DIY Bike Repair Stand Ver 2.0

Introduction: DIY Bike Repair Stand Ver 2.0

I recently posted an "Instructable" for a cheap DIY Bicycle Repair Stand that you can mount on your deck or any sturdy work station. (You can find it here --> But after staring at it for an hour or so, I decided that I also wanted to build one that had a wheeled base so I can move it around.

So I took another trip to Home Depot to find materials to build the base. The nice thing is that you can use parts from the first build (we'll call this DIY Bike Repair Stand ver.** 1.0) and adapt it to this one. **ver. 2.0.

Parts you will need:

  • Pine Round piece - 1" x 23.75" - $6.00
  • 1/2" Round Flange - $4
  • 1/2" x 48" Black Pipe - $10
  • 1/2" Pipe Clips - $2
  • 1/4" x 2" Machine Screws - $1 (Make sure it comes with the nut)
  • 1/4" Flat Washers - $1
  • Wheels for the base - $? - I had some laying around, I actually used a broken tripod wheelie thing.
  • Black Spray Paint Flat - $3.50 (I used a Michaels coupon and got 50% off)
  • Koozie

Total Cost - $27.50

Step 1: Prep the Round Base

Take the Pine Round and measure it to center. After you find the center point, use a straight edge to draw guide lines. This will help with lining up the wheels later.

Since I was using some equipment that I had laying around, I started with taking apart the tripod wheelie cart thing. Took all the screws off and separated the arms from the housing.

Step 2: Mount the Wheels

Now take the wheels and attached them to the round piece of wood. I recommend placing the wheels as if it was on a triangle. This will help distribute the bikes weight later.

I recycled the metal plate from the Tripod Wheelie housing and placed it close to center. I traced it and drilled holes for the screws and arms.

After drilling the holes, I placed the arms into position and secured them to the board. I also used the 1/2" pipe clips to add additional security for the arms.

Step 3: Attach the Flange

Screw the Flange onto the pine board. I recommend putting it about 4 inches from the end and in line with one of the wheels. Once again, trying to set up the base to evenly distribute the weight of the bike later.

Step 4: Test Fit

Now you can test fit the 1/2" x 48" pipe. Make sure it fits correctly and even try pulling the pipe towards you to see if it will topple over. If it doesn't then you placed it in the appropriate position, if it does, you will have to re position the flange.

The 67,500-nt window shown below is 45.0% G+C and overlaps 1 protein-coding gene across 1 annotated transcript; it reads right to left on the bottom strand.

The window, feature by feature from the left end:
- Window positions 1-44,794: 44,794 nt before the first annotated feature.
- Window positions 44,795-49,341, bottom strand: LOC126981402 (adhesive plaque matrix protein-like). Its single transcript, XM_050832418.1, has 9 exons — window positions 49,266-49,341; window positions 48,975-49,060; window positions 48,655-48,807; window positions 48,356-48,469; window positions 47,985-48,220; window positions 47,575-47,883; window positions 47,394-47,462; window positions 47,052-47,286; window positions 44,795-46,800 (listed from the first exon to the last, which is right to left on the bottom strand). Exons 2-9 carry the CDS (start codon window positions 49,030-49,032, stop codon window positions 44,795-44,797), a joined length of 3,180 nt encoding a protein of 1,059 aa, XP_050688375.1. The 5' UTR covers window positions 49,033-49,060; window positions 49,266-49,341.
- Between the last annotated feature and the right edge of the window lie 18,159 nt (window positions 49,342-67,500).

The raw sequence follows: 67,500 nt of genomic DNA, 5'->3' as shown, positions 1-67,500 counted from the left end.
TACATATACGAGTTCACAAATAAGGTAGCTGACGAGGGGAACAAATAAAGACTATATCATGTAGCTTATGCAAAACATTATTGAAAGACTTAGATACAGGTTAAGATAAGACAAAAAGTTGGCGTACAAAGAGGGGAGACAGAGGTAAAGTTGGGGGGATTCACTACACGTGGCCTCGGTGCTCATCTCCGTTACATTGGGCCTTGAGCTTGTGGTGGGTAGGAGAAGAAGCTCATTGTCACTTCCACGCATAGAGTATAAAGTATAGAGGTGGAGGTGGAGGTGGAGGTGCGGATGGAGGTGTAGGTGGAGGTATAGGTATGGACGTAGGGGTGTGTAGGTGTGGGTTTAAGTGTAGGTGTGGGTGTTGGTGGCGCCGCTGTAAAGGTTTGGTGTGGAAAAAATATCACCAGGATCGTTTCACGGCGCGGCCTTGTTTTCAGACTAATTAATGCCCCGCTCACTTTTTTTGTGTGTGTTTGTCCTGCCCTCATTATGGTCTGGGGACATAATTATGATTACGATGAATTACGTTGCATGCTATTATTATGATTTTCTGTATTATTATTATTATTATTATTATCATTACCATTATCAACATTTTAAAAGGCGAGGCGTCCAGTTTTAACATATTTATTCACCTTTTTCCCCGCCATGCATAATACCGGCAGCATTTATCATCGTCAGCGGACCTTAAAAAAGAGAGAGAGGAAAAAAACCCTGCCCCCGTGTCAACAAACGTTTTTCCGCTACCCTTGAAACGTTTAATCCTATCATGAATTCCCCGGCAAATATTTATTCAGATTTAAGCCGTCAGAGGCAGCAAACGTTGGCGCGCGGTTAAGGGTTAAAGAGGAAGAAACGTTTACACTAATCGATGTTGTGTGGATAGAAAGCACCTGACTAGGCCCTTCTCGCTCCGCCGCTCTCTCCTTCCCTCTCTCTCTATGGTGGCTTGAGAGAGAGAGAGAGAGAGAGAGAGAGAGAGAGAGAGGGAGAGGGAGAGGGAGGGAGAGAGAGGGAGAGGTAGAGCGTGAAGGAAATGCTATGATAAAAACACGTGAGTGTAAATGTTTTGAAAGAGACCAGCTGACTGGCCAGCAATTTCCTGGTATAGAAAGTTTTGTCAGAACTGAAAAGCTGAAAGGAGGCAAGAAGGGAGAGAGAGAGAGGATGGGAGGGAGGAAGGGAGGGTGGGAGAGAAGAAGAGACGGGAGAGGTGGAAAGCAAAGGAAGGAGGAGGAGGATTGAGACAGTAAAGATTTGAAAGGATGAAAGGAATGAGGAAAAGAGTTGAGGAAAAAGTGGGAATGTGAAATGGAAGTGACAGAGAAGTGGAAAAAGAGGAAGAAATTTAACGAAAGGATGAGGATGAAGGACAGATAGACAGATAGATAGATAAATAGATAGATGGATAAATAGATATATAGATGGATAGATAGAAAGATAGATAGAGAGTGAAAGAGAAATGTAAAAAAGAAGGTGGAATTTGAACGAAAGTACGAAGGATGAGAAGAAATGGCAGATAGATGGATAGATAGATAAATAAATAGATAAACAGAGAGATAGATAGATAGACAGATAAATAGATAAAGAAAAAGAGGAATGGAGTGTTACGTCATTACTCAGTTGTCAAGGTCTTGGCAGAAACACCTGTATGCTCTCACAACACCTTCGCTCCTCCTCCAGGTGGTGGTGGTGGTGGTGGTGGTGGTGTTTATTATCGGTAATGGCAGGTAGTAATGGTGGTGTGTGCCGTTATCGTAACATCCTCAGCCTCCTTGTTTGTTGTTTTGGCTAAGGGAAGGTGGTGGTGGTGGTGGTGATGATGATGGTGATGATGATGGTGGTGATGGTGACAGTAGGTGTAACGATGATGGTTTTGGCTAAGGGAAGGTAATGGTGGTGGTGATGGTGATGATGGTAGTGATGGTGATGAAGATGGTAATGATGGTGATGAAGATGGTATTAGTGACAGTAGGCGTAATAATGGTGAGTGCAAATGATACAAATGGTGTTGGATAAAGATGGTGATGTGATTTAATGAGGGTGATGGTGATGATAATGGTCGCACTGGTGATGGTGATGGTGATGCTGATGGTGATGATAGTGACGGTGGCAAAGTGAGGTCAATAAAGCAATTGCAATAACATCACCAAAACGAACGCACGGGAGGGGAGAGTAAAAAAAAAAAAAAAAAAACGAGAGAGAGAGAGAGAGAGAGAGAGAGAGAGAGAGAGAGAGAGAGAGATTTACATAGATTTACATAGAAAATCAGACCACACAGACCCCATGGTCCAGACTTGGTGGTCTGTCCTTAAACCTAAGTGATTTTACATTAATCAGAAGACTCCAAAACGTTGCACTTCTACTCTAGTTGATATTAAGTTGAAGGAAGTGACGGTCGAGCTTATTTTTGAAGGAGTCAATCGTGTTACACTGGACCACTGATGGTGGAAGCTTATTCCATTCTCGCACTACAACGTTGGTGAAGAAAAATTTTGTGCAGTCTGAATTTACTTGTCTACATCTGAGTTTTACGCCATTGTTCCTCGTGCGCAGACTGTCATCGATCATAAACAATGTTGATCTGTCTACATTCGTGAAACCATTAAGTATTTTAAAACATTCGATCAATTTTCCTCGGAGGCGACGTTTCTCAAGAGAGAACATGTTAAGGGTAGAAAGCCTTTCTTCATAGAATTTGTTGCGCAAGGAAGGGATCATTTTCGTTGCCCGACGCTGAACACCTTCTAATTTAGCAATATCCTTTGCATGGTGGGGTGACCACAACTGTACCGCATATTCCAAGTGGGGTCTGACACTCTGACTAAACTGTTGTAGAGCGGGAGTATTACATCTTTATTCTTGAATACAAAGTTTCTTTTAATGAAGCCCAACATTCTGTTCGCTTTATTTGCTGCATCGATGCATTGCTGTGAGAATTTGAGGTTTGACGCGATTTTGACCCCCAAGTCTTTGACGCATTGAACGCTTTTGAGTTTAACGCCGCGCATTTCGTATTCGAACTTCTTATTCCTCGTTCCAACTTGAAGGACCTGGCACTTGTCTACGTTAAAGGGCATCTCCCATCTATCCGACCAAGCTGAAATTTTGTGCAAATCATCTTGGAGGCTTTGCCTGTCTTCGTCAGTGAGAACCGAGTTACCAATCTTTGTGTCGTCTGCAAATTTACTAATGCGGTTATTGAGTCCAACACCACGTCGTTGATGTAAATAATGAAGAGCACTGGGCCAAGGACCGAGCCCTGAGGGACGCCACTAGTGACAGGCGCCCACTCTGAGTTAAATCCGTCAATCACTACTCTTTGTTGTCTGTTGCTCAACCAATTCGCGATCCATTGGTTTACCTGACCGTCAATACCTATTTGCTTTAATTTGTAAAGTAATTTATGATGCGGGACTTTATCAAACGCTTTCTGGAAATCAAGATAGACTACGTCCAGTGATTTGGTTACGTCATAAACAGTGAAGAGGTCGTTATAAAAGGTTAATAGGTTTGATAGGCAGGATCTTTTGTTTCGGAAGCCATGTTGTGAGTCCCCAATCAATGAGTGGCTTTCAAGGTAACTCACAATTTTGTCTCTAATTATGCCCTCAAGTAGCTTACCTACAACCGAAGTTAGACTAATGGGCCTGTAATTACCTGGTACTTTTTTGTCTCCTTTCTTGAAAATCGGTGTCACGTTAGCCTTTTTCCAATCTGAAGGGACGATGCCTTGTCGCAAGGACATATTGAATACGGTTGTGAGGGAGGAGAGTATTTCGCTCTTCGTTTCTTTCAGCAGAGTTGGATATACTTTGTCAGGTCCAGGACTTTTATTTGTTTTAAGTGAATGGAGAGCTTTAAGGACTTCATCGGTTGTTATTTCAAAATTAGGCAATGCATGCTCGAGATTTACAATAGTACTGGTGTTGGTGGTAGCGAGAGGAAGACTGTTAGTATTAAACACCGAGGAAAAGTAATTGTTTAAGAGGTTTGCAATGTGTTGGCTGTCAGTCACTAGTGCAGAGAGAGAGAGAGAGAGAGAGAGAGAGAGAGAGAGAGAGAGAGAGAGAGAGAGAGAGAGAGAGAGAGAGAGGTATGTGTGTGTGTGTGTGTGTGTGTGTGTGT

**At this point, you can take the clamp setup from version 1 and test fit it on the new setup.

Step 5: Paint the Base

After you test the fitting, remove the pipe and now you can spray paint the base with your desired color. I used the quick dry and a flat color. Nothing to fancy. I am also thinking about spraying a sealer on it. Just to weatherproof the stand. (Project for later)

Step 6: Putting It All Together

Now that the base is painted and dry, you can screw the 1/2" x 48" onto the base. Then connect the clamp setup to it.

Here is the link to the other build again:

Viola! now you have a rolling DIY Bike Repair Stand ver. 2.0. Just another option for building your own Bike Stand. I am going to be using both setups. It gives me the ability to work both on my bike and my wife's bike at the same time. Win Win!

Step 7: Bonus!

One thing that I wanted to improve was the padding for the bike frame when it is mounted onto the clamp. I had a few koozies laying around so I started experimenting with them. And it works flawlessly.

I took the koozie, flipped it inside out and positioned it on the clamp. I placed a smalled dab of super glue on the felt and placed the koozie on it. After it dried, it was secure and I like it because it is flexible. Allowing you to adjust the clamps to the appropriate frame size and still give it the protection it needs.

I hope you enjoyed this "Instructable". Good luck and happy Building!

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    7 years ago

    I made a similar stand a few years ago as well and used it a lot. I liked it but there are a few ares that could use improvement.

    - I really wish there was a way to reinforce the thing vertically. The verical pipe is not quite strong enough to keep the bike steady and it has this tight wobble motion to it whenever you let it go. Perhaps a couple of t's in the long verical that branch off and connect back to the base?
    - Grabbing the top tube with clamps was always tricky. I put some used bike tubes in there so that the clamp wouldn't crush my top tube, which helped but I was still concerned about clamping too hard. The main problem is the weight distribution. You put your bike in this thing so that the clamp is centered on the bikes balance point and then you take a wheel off (which most repairs seem to warrant) and the bike wants to tip instantly. This must be why most of the professional bike stands grab the seat post and clamp so that there is vertical rigidity.

    Just a couple of thoughts! Nice ibble! The wheels are definitely key.


    7 years ago on Introduction

    The wheels are a nice touch. I made a similar one a few years ago. I'd suggest spray painting the vertical pipe and the 90 degree elbow to prevent them from rusting over time. Some light, all purpose oil will keep the horizontal pipe from rusting and the clamp moving smooth. Happy repairs!


    7 years ago

    Nice! I once used a koozie to insulate a spark plug wire on a VW Cabby 16.